All in the Family: Direct-to-Equity and Debt-Free Valuation Methods
Imagine two brothers, both have similar physical characteristics (e.g., tall and freckles), but one likes to write music and the other likes to play sports. Or, imagine two sisters, both having curly hair and blue eyes, but one likes to spend the afternoon shopping with friends and the other likes to spend time reading alone in a park. One may ask, how can two siblings who look so similar still be so unique? Just like these siblings, there are two similar yet unique benefit streams that can be used in valuing business ownership interests when applying an income approach:
- Net Cash Flow to Equity (Direct-to-Equity Method)
- Net Cash Flow to Invested Capital (Debt-Free Method)
Applying the income approach using net cash flow to equity (Direct-to-Equity Method) produces a value of the subject company’s equity. To calculate a company’s net cash flow to equity benefit stream, the following components must be considered:
The net cash flow to equity represents the amount of cash flow available to the equity owners of the business. It should be noted that net cash flow to equity takes into consideration the company’s debt service requirements (interest and principal) as well as other changes in the company’s debt balances. After this benefit stream is calculated, the appropriate discount/capitalization rate to apply to determine the company’s equity value is its calculated cost of equity.
The income approach can also be applied using the net cash flow to invested capital (Debt-Free Method), which produces a value of the subject company’s invested capital (total equity and debt value). This method differs from the Direct-to-Equity approach mentioned above since it determines the value of a company’s total invested capital (equity and debt), not just its equity value. To calculate a company’s net cash flow to invested capital, the following components must be considered:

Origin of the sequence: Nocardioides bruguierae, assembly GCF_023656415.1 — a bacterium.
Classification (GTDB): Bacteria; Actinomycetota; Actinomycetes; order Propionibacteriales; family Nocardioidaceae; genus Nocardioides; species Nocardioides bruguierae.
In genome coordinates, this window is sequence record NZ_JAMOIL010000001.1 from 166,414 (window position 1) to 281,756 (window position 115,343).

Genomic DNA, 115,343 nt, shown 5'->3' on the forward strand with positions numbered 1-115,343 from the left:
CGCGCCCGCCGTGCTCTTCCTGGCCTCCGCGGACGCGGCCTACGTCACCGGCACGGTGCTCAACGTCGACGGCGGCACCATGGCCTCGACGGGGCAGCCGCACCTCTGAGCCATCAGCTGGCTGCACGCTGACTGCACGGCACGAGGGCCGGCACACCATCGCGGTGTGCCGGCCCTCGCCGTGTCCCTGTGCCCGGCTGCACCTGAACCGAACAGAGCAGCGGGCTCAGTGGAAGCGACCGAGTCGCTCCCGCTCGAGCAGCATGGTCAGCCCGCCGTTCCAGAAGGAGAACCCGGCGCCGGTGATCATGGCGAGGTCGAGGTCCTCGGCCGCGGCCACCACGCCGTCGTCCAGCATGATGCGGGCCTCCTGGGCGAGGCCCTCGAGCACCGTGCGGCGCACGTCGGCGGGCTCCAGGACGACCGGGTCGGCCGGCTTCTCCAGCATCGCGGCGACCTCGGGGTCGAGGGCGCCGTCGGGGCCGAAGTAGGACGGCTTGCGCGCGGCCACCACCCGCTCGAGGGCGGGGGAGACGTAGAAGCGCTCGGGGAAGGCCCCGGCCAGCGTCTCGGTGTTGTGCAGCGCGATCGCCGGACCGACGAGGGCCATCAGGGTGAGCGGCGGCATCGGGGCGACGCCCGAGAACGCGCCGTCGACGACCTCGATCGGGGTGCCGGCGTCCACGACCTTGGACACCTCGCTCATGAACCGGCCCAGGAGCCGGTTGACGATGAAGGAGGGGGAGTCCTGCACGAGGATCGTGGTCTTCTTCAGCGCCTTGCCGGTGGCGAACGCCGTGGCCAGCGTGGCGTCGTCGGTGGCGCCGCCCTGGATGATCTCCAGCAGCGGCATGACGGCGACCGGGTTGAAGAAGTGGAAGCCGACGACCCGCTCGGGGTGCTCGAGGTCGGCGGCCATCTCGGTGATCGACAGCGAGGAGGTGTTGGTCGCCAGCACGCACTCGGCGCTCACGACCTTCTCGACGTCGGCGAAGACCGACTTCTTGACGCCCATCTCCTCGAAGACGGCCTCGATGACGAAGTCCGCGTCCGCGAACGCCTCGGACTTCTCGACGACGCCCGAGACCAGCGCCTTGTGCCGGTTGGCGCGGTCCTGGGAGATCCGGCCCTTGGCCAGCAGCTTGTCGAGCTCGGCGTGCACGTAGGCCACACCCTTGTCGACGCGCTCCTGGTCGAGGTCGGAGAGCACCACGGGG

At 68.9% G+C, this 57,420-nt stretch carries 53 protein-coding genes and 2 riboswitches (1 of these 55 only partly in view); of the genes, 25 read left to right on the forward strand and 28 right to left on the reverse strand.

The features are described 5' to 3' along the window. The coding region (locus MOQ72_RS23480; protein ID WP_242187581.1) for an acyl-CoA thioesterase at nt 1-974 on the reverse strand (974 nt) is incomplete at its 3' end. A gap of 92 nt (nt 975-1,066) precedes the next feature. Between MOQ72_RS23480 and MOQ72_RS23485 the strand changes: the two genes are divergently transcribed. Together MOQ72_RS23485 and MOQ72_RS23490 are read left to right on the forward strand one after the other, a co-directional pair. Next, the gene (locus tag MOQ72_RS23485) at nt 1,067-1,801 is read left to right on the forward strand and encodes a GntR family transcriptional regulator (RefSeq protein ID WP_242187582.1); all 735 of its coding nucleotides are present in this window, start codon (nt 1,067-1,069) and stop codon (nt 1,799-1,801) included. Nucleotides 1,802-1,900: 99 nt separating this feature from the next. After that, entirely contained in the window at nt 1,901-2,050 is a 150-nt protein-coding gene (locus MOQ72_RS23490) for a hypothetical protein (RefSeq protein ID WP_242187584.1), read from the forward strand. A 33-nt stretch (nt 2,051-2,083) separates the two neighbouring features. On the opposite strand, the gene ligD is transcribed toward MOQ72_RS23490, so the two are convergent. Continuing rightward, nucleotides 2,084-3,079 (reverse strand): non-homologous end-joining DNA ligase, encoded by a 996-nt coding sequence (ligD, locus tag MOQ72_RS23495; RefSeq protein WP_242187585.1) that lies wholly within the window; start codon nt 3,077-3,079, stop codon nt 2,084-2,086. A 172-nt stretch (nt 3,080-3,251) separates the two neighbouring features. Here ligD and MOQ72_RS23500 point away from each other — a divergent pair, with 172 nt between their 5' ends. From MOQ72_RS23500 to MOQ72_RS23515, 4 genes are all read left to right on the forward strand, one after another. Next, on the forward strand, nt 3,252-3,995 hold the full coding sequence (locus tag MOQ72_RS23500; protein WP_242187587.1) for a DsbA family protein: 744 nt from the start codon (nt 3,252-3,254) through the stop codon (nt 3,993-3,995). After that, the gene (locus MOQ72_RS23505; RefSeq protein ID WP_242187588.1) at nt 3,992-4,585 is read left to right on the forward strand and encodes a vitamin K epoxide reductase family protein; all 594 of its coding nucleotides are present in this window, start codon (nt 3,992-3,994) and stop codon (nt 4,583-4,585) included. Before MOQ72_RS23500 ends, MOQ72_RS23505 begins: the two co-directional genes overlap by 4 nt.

The net cash flow to invested capital represents the amount of cash flow generated by the company prior to consideration of how it may be financed. As shown in the example above, it excludes the impact of changes in debt and is pre-interest expense. Therefore, net cash flow to invested capital represents the cash flow that is available to both the debt and equity investors in the company. The company’s weighted-average cost of capital (WACC) is used to discount/capitalize these cash flows in determining the company’s invested capital value.
Importance of Appropriate Discount Rate
It is crucial that the appropriate discount rate is used when valuing a company using the direct-to-equity and debt-free methods. The cost of equity is applied when the benefit stream being used is net cash flow to equity. A WACC is applied when the benefit stream being used is net cash flow to invested capital. If the right discount rate is not matched with the appropriate benefit stream, it may produce an unreliable and skewed value.
Relationship between Equity Value and Invested Capital Value
A company’s equity and invested capital values are related and one can be used to calculate the other. To calculate an equity value when using the Debt-Free approach, one must simply subtract the interest-bearing debt from the total invested capital value determined. To calculate an invested capital value when using a Direct-to-Equity approach, add the interest-bearing debt balance to the company’s equity value. Therefore, at the end of the day, the Direct-to-Equity and Debt-Free methods should produce consistent values of the company’s equity and invested capital values.
Just like the siblings, the Direct-to-Equity and Debt-Free valuation methods are similar, yet unique, approaches to use when valuing a business interest. It is important to know their differences so that they are applied appropriately to reach a reliable valuation conclusion.